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Concrete Screw Guide: Types, Uses and Benefits


Concrete Screw Guide: Types, Uses and Benefits

Concrete is one of the strongest, most durable and energy-efficient building materials out there. It is readily used in a variety of construction projects, being both flexible and easily shaped. A good insulator against heat, sound and termites, it is a popular material in the walls of both residential and commercial structures. But when the need arises to add fixtures to concrete, often there’s confusion as to the type of fasteners to use. There are numerous fasteners, or anchors, that you can use to add objects to concrete. This, to a large degree, depends on the fixture, and the type of concrete. For medium to heavy-duty tasks, the concrete anchor screw is a popular choice.

What are Concrete Screw Anchors?

Concrete screw anchors may look like ordinary screws, but they’re much tougher, meaning they can carry heavier loads, and have a pronounced thread that burrows its way into the material during installation. These are single piece anchors that can remain permanently fixed, or if you change your mind, removed when needed. Different types are available, depending on head designs, size and shape, so you can place different fixtures into the concrete with the fit and finish you’re after.

Where are Concrete Screw Anchors Used?


One of the main reasons to use a concrete screw anchor is versatility. It can be used in solid or hollow-core concrete, as well as cracked or uncracked concrete. Concrete can crack over time due to temperature changes, high fatigue and weight loading. The use of expansion anchors is unsuitable in such cases, as it causes even further deterioration. Concrete screws anchors however not only avoid cracking but can increase the integrity of the concrete, while allowing for an anchoring point for fixtures. In addition, they can be spaced more closely and are the best anchoring solution for close-to-edge fixtures. Typical uses include piping and heating supports, overhead applications like suspended ceilings, heavy-duty doors and windows, industrial shelving, as well as adding furring strips, timber frames and electrical enclosures.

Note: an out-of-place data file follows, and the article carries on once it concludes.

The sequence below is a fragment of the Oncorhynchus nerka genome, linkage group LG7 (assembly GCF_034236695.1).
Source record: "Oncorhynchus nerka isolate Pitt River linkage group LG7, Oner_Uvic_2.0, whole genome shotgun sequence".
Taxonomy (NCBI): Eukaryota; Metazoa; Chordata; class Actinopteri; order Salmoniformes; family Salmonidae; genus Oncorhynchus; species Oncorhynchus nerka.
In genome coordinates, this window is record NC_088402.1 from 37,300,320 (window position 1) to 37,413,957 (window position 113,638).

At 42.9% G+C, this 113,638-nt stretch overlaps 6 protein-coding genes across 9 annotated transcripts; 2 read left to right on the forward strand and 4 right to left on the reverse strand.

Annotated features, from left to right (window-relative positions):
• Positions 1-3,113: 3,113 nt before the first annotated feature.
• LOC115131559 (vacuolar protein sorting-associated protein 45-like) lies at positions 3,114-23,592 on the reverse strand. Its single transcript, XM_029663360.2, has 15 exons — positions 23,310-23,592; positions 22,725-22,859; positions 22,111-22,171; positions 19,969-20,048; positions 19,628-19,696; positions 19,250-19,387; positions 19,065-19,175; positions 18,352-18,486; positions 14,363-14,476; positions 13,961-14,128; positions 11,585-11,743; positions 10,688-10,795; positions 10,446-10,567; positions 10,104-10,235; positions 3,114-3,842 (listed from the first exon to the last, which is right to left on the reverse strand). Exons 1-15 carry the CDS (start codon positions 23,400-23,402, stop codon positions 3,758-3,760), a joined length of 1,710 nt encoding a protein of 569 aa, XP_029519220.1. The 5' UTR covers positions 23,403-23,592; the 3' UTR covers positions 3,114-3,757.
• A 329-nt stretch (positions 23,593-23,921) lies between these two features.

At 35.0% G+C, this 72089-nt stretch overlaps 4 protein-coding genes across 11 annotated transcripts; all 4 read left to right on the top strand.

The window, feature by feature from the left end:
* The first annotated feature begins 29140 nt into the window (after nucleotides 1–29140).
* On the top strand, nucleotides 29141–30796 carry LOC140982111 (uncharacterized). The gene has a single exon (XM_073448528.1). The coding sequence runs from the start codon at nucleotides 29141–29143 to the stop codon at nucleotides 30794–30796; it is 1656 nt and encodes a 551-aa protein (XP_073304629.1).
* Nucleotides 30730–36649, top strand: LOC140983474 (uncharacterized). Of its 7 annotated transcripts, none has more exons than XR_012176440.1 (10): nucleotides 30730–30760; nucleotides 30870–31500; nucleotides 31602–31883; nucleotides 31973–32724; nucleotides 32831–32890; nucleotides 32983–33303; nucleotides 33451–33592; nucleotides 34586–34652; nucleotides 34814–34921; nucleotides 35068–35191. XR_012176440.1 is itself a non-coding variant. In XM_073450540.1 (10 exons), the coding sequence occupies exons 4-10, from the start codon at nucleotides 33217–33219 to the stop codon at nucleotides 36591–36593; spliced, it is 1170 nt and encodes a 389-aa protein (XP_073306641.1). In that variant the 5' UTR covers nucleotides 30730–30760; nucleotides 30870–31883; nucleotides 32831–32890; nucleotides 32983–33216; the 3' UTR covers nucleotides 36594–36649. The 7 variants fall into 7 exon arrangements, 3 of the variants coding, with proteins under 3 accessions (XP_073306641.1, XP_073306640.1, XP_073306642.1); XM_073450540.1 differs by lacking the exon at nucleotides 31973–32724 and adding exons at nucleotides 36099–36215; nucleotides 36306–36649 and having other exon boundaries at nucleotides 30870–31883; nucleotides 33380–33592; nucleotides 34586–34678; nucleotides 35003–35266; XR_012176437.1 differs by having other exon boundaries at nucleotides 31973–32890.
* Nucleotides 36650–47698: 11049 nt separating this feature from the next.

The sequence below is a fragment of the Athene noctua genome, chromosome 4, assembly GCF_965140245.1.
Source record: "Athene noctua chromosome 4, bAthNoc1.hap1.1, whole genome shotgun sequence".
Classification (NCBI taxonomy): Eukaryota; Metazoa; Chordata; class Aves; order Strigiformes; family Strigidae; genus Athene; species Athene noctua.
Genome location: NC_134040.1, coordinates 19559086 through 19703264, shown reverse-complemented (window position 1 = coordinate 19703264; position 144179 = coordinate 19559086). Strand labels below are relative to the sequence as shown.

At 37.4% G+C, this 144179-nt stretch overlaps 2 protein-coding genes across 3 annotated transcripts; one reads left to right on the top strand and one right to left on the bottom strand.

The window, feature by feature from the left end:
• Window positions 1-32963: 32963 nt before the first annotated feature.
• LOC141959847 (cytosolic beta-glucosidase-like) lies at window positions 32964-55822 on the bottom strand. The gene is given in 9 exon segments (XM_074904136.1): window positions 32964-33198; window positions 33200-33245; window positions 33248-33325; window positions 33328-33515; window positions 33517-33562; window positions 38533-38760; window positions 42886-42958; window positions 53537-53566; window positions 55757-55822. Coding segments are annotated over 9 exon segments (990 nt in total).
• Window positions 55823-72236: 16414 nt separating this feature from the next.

Types of Concrete Anchor Screws


Depending on the application, there are a range of concrete anchor screws. Each provides a different finish to the substrate.

Hex Head

The majority of anchor screws used in concrete have a hex head. This allows for maximum strength. The anchor screws are tapped into the concrete then further embedded by tightening the head. Hex head concrete anchor screws can be half or fully threaded, with the latter providing better holding consistency as it grips to the concrete along the whole length. You’ll also find flanged hex head anchors, generally in smaller sizes and for light applications. No washers or nuts in both hex head anchors means they give a clean, tight finish.

Flat Head

When you need a flush finish against the concrete surface, use a flat head concrete anchor screw. These anchors can be more versatile in a range of uses, though lack the overall strength of hex heads.

Eye Bolt Screws

To affix overhead hangings in concrete, the simplest and fastest solution is to use an eye bolt concrete screw anchor. These self-tapping anchors are particularly good for cabling and lighting fixtures.

Sizing and Materials

Concrete anchor screws are available in different lengths and diameters and the correct size for your anchoring needs. Larger hex head anchors are typically used in heavy-duty applications, while flathead and eyebolt screws are usually smaller. All consist of high tensile stainless steel, some with added zinc coatings in galvanised variants, making them ideal for outdoor use.

Installing Concrete Screw Anchors


This is a relatively simple process when compared to other concrete anchors. First, you need to drill a hole in the same width as the screw anchor, preferably using a hammer drill. To allow for the thread to do its thing, the hole needs to be slightly longer than the overall length of the anchor. Any dust is removed using a metal brush or air tool. The screw is inserted through the fixture and into the drilled hole. To get the best holding grip for the thread, drive the concrete anchor screw slowly into the hole and tighten to the specified torque. Pay attention not to overtighten the anchor to avoid breaking.

Benefits of Concrete Anchor Screws

When compared to other anchors, concrete anchors are proving increasingly popular in a range of mechanical and electrical fixtures. They are easy and quick to install using basic tools, and are simply tightened to the recommended torque. Since they don’t expand, they can be placed at closer intervals and along edges without the risk of damaging the concrete or hindering holding performance. Besides concrete, some concrete anchor screws can also be used in other materials, notably solid and hollow brick, stone and wood.

The different types also allow adding different fixtures along walls and ceilings, making them a versatile anchor. Concrete anchor screws are preferred in overhead fixtures, as they require less work and time. They can be used both indoors and outdoors, have high tensile and holding strength and are resistant to environmental factors, like water, heat and corrosion. And possibly the best reason to use concrete anchor screws is their low price. Get them at your local hardware store or online.

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